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By Jillian Kestler-D’Amours
TEL AVIV, Oct 16, 2011 (IPS) - In a new project that has tackled one of the most divisive issues plaguing the Palestinian-Israeli conflict, a diverse group of academics, architects, urban planners and Palestinian and Israeli human rights groups are examining how the right of return of Palestinian refugees can be implemented on the ground.
"Based on the right of return, we developed since 2008 a project of thinking practically about return. It’s not so much about the right itself, but more about the possibilities, once there will be the right, of how it could be implemented," Eitan Bronstein, founder and spokesperson of Israeli organisation Zochrot told IPS.
Working to raise awareness among Israelis about the Palestinian Nakba, the forced expulsion of 750,000 Palestinians before and during the foundation of the state of Israel in 1947-48, Zochrot has launched an exhibit titled ‘Towards Return of Palestinian refugees’ in Tel Aviv.
From the re-imagined layout and step-by-step return processes for the Palestinian villages of Kufr Bir’im and Miska, to video testimonials from Palestinian refugees themselves, a handful of detailed models, simulations and other projects were put on display.
"We believe that if people would be exposed to such projects this would show Israelis that there are possibilities of return. None of the projects talk about expelling anyone. We’re talking about how to return, but based on the rights of people who are living here to live here, and all the refugees and their descendants to return," Bronstein told IPS.
"We are kind of inventing a new language that hasn’t existed until now, of thinking about the return itself and not continuing to say no, it’s not possible."
Palestinians constitute the largest refugee population in the world, with approximately six million refugees and their descendants scattered throughout the Middle East and around the world.
Akhram Salhab is the communications officer at Badil, the Resource Centre for Palestinian Residency and Refugee Rights, which organised workshops with Zochrot to develop the practicalities of return project. He stressed that any discussion about the Palestinian right of return must involve the input of the refugees themselves.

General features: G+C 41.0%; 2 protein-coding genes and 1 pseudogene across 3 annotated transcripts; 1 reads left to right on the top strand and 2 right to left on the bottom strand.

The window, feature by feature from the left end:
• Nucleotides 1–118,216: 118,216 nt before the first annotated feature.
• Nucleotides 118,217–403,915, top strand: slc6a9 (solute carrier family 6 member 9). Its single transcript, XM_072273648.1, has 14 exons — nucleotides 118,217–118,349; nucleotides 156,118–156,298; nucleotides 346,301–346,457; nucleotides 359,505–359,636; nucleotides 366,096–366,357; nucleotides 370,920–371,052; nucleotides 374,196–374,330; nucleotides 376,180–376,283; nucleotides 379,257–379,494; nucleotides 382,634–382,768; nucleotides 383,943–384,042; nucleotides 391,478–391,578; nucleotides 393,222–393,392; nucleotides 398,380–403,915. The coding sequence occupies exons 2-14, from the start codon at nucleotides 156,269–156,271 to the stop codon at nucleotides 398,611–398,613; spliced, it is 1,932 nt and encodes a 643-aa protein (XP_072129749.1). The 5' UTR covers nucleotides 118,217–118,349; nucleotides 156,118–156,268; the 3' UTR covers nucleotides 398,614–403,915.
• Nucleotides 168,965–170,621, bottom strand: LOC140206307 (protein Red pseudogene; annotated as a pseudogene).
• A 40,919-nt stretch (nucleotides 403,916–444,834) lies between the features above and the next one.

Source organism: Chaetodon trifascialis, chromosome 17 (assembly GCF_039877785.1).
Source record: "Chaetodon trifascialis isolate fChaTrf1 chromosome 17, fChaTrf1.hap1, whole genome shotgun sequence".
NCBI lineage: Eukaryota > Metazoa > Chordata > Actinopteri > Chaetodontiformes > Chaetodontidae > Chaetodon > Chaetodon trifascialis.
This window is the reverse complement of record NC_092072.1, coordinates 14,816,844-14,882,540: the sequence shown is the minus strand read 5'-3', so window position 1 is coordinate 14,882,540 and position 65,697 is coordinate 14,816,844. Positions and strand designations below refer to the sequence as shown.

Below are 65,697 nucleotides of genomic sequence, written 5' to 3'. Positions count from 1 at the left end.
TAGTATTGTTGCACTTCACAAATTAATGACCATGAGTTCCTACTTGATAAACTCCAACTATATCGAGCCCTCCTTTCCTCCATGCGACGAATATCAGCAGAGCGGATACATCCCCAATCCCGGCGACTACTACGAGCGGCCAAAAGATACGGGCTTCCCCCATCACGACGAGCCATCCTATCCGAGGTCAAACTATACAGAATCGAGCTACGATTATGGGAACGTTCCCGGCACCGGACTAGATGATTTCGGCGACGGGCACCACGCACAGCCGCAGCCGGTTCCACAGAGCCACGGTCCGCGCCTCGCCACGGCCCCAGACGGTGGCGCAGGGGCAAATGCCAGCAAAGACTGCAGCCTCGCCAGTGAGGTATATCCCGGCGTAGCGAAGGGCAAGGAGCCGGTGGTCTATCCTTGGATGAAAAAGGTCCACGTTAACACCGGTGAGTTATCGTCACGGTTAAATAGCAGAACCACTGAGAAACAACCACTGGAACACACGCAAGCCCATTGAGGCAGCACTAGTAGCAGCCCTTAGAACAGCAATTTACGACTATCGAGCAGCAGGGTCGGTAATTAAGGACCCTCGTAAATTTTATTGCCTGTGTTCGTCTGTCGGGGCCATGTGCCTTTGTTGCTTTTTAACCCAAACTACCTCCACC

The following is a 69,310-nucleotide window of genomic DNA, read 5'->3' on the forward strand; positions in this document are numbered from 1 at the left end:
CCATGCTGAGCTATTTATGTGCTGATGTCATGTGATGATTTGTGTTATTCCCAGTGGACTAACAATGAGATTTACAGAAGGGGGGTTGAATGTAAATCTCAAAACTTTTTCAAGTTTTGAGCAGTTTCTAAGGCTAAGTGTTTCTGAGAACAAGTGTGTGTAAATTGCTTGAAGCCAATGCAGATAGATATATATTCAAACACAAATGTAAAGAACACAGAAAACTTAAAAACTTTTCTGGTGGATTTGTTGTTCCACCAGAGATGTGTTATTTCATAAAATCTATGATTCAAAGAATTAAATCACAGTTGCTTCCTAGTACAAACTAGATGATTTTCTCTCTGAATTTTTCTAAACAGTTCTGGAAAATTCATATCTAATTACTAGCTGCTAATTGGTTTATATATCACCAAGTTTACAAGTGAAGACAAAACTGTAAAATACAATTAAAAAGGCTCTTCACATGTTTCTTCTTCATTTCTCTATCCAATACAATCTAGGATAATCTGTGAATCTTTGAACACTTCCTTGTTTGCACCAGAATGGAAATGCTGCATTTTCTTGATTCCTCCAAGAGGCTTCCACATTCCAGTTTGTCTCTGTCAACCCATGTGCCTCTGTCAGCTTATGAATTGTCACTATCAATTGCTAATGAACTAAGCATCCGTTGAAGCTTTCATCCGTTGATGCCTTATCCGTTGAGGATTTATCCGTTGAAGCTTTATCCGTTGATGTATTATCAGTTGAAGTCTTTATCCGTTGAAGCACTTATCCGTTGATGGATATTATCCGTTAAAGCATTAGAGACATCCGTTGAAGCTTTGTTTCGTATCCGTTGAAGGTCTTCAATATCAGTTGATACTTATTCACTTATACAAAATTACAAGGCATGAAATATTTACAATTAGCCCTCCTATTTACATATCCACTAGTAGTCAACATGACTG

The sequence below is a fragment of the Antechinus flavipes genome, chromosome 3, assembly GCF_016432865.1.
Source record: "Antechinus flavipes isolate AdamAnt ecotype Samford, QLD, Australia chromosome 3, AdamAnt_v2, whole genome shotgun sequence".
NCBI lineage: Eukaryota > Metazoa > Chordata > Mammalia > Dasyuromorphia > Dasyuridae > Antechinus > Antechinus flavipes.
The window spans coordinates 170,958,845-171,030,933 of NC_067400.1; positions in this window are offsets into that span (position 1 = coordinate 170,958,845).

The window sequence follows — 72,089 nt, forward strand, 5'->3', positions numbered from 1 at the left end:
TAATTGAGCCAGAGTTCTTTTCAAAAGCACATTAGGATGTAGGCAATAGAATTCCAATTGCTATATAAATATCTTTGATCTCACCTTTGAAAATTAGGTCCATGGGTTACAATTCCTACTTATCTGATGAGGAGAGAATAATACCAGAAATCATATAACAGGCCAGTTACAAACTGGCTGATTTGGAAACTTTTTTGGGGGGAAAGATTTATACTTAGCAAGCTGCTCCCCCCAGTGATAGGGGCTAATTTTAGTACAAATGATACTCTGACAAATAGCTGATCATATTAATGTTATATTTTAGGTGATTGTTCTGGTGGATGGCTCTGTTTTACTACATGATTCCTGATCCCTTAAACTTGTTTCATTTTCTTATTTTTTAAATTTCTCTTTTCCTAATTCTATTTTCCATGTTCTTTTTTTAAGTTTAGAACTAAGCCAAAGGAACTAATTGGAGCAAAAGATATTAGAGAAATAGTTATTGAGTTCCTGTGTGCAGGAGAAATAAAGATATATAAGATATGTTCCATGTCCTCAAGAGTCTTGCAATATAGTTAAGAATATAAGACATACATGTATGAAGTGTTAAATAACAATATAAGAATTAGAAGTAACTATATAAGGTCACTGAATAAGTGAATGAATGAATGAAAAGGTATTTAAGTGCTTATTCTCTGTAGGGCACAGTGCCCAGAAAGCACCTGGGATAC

"For the past 62 years, most international initiatives related to the refugees have taken place against the will of the refugees. In all respects, the refugees have been left out of planning their own lives. For the project to be successful, it must be viewed as legitimate by them. Our key objective is to include refugees themselves in the planning process," Salhab told IPS.
"The project is still at the fairly early stage. I think one of the reasons for this is that the project is so unique, and we are trying to work with Palestinians and Israelis to discuss these issues. No such work has been done before."
Salhab explained that the next step in the project would be to look at how refugee return was achieved in a city in South Africa, and then build a comparative model for the Tel Aviv-Jaffa area.
He added that creating a new framework whereby both Palestinian refugees and Jewish Israelis will have equal rights, and making sure that both groups have a realistic picture of what return will actually mean, is crucial.
"There’s sometimes an extent to which Palestinians may view return in an idealised manner, and obviously this is taking place as a result of struggling for rights for so many years. For Israelis of course, it’s important to realise that any return of refugees will affect their privileges and the benefits they enjoy in the apartheid system in Israel. We are trying to bring forward a new reality based on equality," Salhab said.
UN resolution 194, issued in December 1948, states that Palestinian refugees "wishing to return to their homes and live at peace with their neighbours should be permitted to do so at the earliest practicable date, and that compensation should be paid for the property of those choosing not to return and for loss of or damage to property."
While the right of return of Palestinian refugees is also enshrined in international law, Israel has to date refused to allow the refugees to come back, and discourse within the country largely paints their return as something that would destroy the state.
According to Eitan Bronstein, the practicalities of return project will hopefully break through this wall of fear and misinformation surrounding the Palestinian right of return, and open up a much-needed debate within Israeli society.
"People say that return is extermination of the state of Israel or extermination of the Jews themselves. We try to say that no, it’s not like that," Bronstein said.
"If we do more and more projects like this, perhaps the discourse will change soon. I hope there will be at least some space to open discussion on these issues, which is very important."